In a US squad which contains players born in eight countries, Pope is, in his own words, "about as American as it gets". He was born, raised and educated in the southern city of Greensboro, which is better known for the deeds of the Ku Klux Klan or Jesse Jackson. And before committing himself to "soccer", he played baseball, basketball and "football".
There have been fine US-born players before. Yet they have generally been goalkeepers, such as Kasey Keller or Brad Friedel, or of migrant stock, like Claudio Reyna, who has an Argentine father, or Pope's club- mate John Harkes, whose father is from Dundee.
Pope is different in more ways than one. The left-sided marker is the first product of the fledgling Major Soccer League, as well as the first from the US Soccer Federation's three million-strong youth scheme, to cut it internationally.
More significantly, he is the only high-profile black man in a sport still associated with the white suburbs in the US. As the country's motto puts it, albeit in a different context: E pluribus unum. Out of many comes one.
So rapid has been his rise that he already features in a television advert for adidas in the US. Pope is seen standing firm as players in various national strips swarm towards him and the slogan "Defender of American Soccer" flashes up.
If and when he completes his degree, Pope's defending may be of the courtroom variety. It may be a long time before the game lets him go. Standing 6ft 1in and nearly 13st, he is fast, strong, composed and reads the game well. Moreover, he has not attracted a yellow card in 23 caps for the US, no mean feat for one whose profession is prevention.
At 24, an outstanding World Cup could make Europe his oyster. But how did it all start? "We didn't see international soccer on TV, so my role models were my parents," Pope says. "I started playing as a six-year-old in the back yard. My dad was my first coach."
Harkes, controversially dropped from the roster for France, used to observe Pele at close quarters as a ball boy for the New York Cosmos. Pope had to catch up with the great Brazilian via video. "When we watched soccer tapes at college I always thought he was special. He was the first player I really admired."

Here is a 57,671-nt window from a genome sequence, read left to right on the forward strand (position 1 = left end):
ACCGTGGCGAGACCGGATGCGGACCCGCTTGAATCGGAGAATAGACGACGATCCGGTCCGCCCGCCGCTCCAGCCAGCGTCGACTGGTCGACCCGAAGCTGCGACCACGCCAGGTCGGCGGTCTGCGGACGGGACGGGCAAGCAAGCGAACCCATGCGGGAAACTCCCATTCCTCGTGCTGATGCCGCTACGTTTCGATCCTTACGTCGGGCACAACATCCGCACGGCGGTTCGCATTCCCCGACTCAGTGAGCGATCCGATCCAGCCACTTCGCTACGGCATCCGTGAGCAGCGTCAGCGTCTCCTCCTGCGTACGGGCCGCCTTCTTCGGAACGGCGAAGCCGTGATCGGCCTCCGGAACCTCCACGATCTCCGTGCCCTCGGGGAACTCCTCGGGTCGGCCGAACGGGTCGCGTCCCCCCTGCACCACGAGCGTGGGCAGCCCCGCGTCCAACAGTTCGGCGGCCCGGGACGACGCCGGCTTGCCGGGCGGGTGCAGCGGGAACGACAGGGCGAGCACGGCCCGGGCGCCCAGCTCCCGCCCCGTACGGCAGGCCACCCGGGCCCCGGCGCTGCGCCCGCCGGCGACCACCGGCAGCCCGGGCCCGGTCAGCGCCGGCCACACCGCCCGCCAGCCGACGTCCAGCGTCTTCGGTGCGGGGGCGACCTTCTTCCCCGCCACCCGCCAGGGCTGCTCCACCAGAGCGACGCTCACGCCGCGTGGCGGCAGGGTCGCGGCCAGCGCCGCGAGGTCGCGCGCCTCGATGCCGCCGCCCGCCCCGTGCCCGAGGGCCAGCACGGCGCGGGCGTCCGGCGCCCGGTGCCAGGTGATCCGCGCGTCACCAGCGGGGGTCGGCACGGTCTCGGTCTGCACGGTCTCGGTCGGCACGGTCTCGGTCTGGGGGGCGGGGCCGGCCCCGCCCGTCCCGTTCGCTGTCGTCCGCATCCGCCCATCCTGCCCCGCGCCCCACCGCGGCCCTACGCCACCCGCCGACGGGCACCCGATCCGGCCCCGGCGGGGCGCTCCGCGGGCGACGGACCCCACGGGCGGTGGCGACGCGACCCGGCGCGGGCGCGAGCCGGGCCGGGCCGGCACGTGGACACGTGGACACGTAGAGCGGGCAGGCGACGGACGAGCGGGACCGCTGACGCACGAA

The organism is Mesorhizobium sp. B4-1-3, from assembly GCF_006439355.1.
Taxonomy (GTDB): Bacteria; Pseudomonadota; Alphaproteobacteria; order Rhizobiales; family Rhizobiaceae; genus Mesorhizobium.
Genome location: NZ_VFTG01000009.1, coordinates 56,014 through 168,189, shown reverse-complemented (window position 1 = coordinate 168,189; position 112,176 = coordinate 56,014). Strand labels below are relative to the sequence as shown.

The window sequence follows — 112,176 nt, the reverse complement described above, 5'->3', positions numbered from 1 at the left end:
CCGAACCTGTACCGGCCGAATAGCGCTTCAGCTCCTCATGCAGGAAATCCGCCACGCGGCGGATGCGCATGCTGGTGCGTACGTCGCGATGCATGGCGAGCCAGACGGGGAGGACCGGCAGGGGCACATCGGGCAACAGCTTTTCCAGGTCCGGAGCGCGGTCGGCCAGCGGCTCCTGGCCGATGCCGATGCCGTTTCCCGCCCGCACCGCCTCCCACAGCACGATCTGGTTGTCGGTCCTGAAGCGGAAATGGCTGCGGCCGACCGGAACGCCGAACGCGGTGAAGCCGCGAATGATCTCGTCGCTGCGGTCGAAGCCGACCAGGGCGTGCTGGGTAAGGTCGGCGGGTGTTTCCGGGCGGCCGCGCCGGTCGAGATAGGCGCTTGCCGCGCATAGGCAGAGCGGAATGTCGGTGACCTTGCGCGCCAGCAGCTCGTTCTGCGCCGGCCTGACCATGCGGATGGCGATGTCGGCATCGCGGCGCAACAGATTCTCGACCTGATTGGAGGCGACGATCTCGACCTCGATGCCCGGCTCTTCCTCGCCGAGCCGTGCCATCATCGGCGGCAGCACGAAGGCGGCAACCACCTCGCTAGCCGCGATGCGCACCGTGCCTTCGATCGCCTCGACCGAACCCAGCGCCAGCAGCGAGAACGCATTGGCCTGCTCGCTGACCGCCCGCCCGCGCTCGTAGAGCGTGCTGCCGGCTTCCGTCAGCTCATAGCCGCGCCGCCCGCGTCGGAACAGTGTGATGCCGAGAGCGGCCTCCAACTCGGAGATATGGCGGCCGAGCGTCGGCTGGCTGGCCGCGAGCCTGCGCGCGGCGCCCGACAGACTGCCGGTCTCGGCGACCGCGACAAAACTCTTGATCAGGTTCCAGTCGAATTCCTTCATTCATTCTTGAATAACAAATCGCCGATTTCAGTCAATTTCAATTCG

His other sporting idol is Michael Jordan, with whom he shares a North Carolina pedigree and even a basketball team, the Tar Heels. As a gridiron player he once kicked a 48-yard field goal, but decided to specialise in soccer at university. He did so well that he made the US Olympic team two years ago.
Pope's potential was noted by his coach at the Atlanta Games, Bruce Arena, and the pair were soon re-United in Washington. He climaxed his rookie year by heading the goal which sealed the inaugural MLS championship.
Then, having put his studies on hold following 12 months of dashing between airports, stadiums and lectures, he was named Defender of the Year (with three times more votes than third-placed Richard Gough) as the title stayed in the capital.
"It was a huge leap from college soccer to DC United, let alone the US team. I was kinda thrown in the fire, which is the best way. You have to get in there, make your mistakes and learn from them."
He made his US debut in the World Cup qualifying campaign, in which he was to score twice. In February he helped to rein in Romario as Brazil were beaten in Los Angeles. Across the Atlantic, managers and agents began to take notice.
"I'd be very interested [in going abroad] if the situation arose and if things were right for myself, my family and the club," admits Pope. British interest had already been awakened before his cool display in furnace-like heat against Scotland at the end of May.
"I like the Premiership. It's fun to watch on TV and probably my favourite league. I really like Ian Wright - it's a great shame he's out of the finals - and David Beckham too. Plus of course Eric Cantona. When Manchester United had their last run to the championship, we almost wore out at the tape at college."
Right now, France 98 is all the challenge he needs. He understands that Germany, their opponents tonight, are traditionally slow starters. Yugoslavia beat the US 9-1 in their only previous meeting, and the collision with Iran is overloaded with political sub-texts.
"It may be more than a game in the stands or in the media," Pope says. "But once we're on the pitch it turns back into a sport. Once we kick off, it's just guys playing soccer."
Having reached the second phase on home turf four years ago, the US are confident of going at least as far this time. Pope insists that they can "definitely" advance, and a combination of four consecutive shut-outs and just three defeats in 17 matches backs up his optimism.
Being the event freaks they are, the American public are sure to take more notice of the World Cup than they do of MLS, where progress has been steady rather than spectacular. But whatever befalls the US, Pope is convinced that the prospects for American soccer are bright.
Part of his adidas endorsement stipulates that the sportswear giant provides equipment for the Eddie Pope Community League, in which 400 inner-city boys and girls compete in Washington.
"There are so many more playing now than when I started. The numbers are incredible. Soccer's going to be a part of these kids' lives forever as spectators or players."
The need to tap into black youth and for a soccer version of Jordan to emerge is, I suggest, all too plain. The star-spangled stopper agrees: "We've got to create heroes who the children can look up to and model themselves on. That's the future."
While DC United's clean-cut and quietly articulate No 23 is too modest to say so, he is the nearest so far. Pope's contribution to the lore of France 98 should confirm whether he graduates with honours.Reuse content